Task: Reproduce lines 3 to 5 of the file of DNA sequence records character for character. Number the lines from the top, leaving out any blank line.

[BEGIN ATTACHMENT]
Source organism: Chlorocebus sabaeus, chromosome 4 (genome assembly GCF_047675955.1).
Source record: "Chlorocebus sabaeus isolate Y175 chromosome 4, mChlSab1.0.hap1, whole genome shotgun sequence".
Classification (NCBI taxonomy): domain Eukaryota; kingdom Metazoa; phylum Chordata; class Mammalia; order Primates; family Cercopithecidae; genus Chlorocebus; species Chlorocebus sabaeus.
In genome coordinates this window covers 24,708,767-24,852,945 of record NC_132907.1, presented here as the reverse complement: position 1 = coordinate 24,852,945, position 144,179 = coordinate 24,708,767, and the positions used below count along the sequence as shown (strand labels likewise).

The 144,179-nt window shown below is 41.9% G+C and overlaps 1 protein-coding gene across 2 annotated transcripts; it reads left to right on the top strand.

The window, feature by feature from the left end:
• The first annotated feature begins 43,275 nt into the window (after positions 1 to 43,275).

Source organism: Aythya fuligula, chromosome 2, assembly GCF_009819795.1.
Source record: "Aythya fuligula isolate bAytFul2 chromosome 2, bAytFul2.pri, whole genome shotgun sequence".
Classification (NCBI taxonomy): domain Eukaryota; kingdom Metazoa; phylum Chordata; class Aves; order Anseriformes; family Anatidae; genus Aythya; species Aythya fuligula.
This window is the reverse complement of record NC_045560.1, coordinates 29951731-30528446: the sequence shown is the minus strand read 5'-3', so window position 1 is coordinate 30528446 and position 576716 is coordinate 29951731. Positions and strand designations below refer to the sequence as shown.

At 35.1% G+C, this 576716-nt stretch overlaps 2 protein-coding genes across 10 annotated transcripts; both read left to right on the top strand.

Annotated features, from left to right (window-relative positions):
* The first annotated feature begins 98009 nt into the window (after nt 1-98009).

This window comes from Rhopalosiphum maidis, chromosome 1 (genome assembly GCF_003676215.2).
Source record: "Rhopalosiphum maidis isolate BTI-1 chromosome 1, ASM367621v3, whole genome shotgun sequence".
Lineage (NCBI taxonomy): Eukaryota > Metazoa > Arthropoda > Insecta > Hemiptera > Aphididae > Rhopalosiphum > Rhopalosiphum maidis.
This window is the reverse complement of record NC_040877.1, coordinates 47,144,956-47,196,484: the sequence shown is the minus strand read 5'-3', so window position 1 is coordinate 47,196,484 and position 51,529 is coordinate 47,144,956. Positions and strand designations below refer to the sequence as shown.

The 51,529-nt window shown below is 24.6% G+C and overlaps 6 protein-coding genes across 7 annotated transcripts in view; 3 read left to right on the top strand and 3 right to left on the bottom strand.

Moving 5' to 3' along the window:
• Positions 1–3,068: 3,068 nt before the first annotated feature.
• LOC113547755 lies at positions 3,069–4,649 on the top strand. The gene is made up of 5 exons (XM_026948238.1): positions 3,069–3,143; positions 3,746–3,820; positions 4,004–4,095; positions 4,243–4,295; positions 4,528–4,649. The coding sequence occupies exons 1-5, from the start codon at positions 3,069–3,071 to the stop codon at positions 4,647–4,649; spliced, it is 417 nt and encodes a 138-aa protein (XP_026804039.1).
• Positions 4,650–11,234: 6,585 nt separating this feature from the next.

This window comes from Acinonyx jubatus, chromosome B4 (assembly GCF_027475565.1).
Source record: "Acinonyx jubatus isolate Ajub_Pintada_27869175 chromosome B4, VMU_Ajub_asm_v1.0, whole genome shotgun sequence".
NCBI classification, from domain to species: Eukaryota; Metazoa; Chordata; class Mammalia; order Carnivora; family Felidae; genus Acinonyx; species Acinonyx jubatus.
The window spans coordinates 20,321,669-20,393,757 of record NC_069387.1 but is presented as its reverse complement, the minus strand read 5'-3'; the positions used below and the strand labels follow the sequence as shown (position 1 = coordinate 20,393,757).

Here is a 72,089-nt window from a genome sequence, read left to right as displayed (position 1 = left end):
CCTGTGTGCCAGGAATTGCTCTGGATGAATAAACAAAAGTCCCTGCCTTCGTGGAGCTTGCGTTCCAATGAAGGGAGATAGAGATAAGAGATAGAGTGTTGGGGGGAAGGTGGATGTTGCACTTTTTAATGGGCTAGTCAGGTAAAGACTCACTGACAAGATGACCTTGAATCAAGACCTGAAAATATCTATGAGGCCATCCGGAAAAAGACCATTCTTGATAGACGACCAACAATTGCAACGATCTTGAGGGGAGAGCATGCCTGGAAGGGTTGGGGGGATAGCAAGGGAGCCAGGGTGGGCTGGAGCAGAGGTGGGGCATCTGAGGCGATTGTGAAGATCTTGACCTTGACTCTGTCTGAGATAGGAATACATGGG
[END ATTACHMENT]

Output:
Classification (NCBI taxonomy): domain Eukaryota; kingdom Metazoa; phylum Chordata; class Mammalia; order Primates; family Cercopithecidae; genus Chlorocebus; species Chlorocebus sabaeus.
In genome coordinates this window covers 24,708,767-24,852,945 of record NC_132907.1, presented here as the reverse complement: position 1 = coordinate 24,852,945, position 144,179 = coordinate 24,708,767, and the positions used below count along the sequence as shown (strand labels likewise).

The 144,179-nt window shown below is 41.9% G+C and overlaps 1 protein-coding gene across 2 annotated transcripts; it reads left to right on the top strand.